Winston-Salem Native Brings Local Lessons To Broadway

Winston-Salem Native Brings Local Lessons To Broadway

1:24pm Jul 17, 2019
Jimmie "JJ" Jeter (center) is joined at the piano by bass player Chris Anthony (left), and guitarist Tyler Nail (right) during a performance for Authoring Action in Winston-Salem. DAVID FORD/WFDD

A Triad man is heading to Broadway, where he’ll play multiple roles in the smash hit Hamilton. Jimmie “JJ” Jeter grew up in East Winston and credits much of his success to the local support he received along the way, like his education at UNC School of the Arts and North Carolina Black Repertory Company

But for Jeter, it all started in middle school with Authoring Action, a small nonprofit that trains young people in creative writing, filmmaking, and leadership. He recently attended a fundraiser for the organization, performing selections from Hamilton and some originals of his own.

Jeter and his band performed selections from Hamilton as well as some original songs for a small but enthusiastic audience. It was followed by a Q&A. DAVID FORD/WFDD

It was an intimate gathering of friends, supporters, and family with Jeter’s mother sitting proudly in the front row, his sister, and infant niece sitting toward the rear. 

As his rehearsal was wrapping up, people began filing into the living room performance space. Jeter, seated at the piano bench, was brushing up on an original tune titled “Letter” with lyrics written by current Authoring Action assistant artistic director Willie Lavern Holmes.

Jeter tells WFDD’s David Ford that even though he composed the song many years ago, it’s still loaded with meaning for him today.  

Interview Highlights

On the importance of a song:

[Holmes] showed me this poem that he wrote about his mother who had passed. I don't know what it was, but something in me wanted to ask him if I could make a song out of it. And I think it's one of the first times someone had trusted me with such a precious gem. And we collaborated and made that song together. And that was like sort of the beginning  — for me at least in terms of sort of inspiring me — to really arrange;  to arrange things that I connected to and not just to arrange things for arranging sake, you know? So, that's sort of where that tune came from. It’s stuck with me. It’s one of those things you can never forget.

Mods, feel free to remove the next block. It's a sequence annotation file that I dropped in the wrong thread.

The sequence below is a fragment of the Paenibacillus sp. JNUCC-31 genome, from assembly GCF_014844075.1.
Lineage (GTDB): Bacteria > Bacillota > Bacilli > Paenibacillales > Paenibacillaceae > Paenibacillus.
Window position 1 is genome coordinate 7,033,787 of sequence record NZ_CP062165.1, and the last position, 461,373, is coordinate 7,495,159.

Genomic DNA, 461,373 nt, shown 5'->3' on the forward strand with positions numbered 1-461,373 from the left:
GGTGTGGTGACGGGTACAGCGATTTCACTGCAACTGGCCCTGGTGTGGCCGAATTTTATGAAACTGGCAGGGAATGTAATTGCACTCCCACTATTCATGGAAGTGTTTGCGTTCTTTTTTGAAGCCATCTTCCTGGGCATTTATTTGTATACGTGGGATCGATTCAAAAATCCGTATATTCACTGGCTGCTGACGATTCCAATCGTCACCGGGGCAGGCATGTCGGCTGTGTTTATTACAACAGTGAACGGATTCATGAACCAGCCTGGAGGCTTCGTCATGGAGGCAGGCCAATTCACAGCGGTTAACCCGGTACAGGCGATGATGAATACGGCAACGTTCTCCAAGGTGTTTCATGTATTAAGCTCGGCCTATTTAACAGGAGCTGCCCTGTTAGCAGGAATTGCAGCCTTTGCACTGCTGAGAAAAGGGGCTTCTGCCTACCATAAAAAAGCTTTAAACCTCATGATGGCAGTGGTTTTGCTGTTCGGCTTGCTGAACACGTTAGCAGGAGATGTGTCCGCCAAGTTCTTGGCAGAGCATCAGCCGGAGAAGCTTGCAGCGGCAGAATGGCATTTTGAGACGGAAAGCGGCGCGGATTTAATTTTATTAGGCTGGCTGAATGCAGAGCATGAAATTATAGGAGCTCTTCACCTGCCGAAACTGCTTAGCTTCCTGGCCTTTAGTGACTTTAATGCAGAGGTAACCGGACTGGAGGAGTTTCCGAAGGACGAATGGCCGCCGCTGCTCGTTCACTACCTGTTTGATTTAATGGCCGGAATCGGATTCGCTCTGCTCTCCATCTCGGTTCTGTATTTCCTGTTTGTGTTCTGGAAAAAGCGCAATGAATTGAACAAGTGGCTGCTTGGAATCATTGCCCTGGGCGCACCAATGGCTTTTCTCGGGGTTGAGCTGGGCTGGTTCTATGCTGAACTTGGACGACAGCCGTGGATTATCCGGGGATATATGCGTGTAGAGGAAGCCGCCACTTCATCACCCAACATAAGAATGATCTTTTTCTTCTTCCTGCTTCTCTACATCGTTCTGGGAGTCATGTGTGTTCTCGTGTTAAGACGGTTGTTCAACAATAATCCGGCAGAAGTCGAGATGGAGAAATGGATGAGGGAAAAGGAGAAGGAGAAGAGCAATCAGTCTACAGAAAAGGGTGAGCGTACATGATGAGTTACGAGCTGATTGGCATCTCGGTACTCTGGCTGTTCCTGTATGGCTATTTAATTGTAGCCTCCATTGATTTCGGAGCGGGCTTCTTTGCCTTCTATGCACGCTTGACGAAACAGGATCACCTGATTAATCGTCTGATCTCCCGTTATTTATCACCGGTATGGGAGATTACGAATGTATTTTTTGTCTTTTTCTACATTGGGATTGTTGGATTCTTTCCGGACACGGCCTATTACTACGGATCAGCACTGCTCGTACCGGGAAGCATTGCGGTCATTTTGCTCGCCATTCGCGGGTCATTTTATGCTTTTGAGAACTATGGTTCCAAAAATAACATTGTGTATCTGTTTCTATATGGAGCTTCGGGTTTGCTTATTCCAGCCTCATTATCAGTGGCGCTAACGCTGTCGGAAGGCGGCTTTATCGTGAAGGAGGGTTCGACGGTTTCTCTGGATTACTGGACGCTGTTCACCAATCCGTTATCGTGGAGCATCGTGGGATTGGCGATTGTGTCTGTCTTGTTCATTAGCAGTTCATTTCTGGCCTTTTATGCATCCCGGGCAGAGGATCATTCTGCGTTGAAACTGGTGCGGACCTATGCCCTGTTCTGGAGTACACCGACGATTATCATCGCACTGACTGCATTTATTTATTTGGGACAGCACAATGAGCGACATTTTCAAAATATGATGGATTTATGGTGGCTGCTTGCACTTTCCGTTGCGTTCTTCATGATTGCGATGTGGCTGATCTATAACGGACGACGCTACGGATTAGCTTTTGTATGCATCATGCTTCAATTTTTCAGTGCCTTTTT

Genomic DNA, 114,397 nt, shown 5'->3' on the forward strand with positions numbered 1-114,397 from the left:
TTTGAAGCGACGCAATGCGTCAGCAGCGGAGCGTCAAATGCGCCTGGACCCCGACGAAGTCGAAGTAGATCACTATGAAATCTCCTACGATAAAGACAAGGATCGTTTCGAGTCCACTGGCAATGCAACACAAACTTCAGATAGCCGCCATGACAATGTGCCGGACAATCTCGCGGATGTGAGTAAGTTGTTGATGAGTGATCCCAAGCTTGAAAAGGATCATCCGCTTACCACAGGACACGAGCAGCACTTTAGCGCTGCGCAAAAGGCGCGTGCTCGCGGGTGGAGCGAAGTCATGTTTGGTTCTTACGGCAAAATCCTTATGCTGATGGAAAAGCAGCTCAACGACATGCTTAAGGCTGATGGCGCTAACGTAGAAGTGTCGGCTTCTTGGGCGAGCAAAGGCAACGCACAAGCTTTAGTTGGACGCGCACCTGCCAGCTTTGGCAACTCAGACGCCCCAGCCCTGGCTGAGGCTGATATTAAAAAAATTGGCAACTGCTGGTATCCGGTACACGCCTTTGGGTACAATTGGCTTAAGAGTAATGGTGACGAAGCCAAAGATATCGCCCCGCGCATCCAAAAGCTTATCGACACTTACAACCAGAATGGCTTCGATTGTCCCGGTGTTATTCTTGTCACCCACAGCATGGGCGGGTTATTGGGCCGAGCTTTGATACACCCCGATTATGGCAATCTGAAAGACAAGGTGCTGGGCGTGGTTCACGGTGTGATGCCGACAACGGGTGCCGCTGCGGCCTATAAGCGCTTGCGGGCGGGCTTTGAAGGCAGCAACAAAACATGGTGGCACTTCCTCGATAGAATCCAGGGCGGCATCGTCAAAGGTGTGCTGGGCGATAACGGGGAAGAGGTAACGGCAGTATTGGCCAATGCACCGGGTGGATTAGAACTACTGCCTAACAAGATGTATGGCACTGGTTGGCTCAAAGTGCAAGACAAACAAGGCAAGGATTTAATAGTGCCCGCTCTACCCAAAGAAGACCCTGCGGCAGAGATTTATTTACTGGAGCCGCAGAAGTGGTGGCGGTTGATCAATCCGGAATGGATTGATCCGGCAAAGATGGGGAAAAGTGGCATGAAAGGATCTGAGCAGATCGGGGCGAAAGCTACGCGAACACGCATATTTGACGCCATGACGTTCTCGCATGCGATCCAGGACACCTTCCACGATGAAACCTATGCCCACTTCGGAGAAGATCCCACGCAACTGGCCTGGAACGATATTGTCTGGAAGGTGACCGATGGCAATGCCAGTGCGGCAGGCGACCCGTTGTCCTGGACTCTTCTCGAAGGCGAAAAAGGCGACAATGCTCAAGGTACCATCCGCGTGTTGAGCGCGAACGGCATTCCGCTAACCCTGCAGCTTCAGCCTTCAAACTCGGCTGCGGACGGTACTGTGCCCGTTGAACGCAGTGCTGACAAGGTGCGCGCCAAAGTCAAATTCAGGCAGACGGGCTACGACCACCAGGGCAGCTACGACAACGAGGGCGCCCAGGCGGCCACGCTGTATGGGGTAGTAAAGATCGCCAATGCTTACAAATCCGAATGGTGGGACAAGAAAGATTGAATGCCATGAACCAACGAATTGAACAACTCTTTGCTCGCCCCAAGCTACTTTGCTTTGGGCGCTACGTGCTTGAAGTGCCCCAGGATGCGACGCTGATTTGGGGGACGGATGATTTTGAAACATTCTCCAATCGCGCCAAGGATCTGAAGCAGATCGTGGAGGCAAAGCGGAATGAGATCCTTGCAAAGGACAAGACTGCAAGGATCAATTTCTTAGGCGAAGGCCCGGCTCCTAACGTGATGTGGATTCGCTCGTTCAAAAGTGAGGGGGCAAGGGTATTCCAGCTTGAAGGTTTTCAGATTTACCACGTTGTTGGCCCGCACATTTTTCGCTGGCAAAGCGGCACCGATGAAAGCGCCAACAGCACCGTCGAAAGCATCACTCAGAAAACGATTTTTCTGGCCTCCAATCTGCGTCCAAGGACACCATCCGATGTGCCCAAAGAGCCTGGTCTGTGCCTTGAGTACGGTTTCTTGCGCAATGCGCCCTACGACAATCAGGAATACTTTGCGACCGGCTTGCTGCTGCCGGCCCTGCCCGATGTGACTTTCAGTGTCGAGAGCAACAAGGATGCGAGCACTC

I'm sort of self-taught on the piano. I started teaching myself when I was a senior at the School of the Arts because I was around pianos all the time for the first time ever. And that was actually one of the first songs I taught myself on the piano, “Letter.” So, it sort of catapulted me to break out and write my own things now.

On the impact of Authoring Action on his life: 

Jeter's Hamilton on Broadway debut is August 13th, where he'll perform the role of Aaron Burr. DAVID FORD/WFDD

I think for the first time in my life ever, I was asked to have a point of view about the world. And it was so weird because if you are a part of our education system here in the United States, it's all about raising your hand and sort of asking permission to respond to things. And with Authoring Action it's about, "No, what do you feel about that?" and "What is your point of view?" and "How do you stand behind that fully?" — you know, even if it may not be the popular point of view — and "How can you use your words to articulate that?" So for me I've realized I have sort of a bit longer of an experience with that because I was asked at such an early age to create work always from that place. And I think it's helped me just as an actor, as a musician, [and] as a storyteller. It’s just helped me even in helping someone else tell their story.

On teaching:

I've just finished teaching at the North Carolina School of the Arts Summer Program, and I was teaching acting. And there was something I realized maybe like the fourth day. I said, "Man, you know these kids are asking permission to make a choice, to make decisions." And we sort of had to make an agreement that before every class we said, "Look, we're going to spend these two hours making the craziest choices. I would rather you ask for forgiveness than permission." What we found was that once we were all on one accord, we were able to trust each other a bit at sort of a faster rate, and we were able to create some really cool moments for ourselves. And they’re moments that I think these kids will be able to go home with in their own corners of the world. And I think if that had that impact, I can only imagine the impact that Authoring Action has had on the world now, you know giving students the freedom to have a point of view and what that does. It’s special. 






Support your
public radio station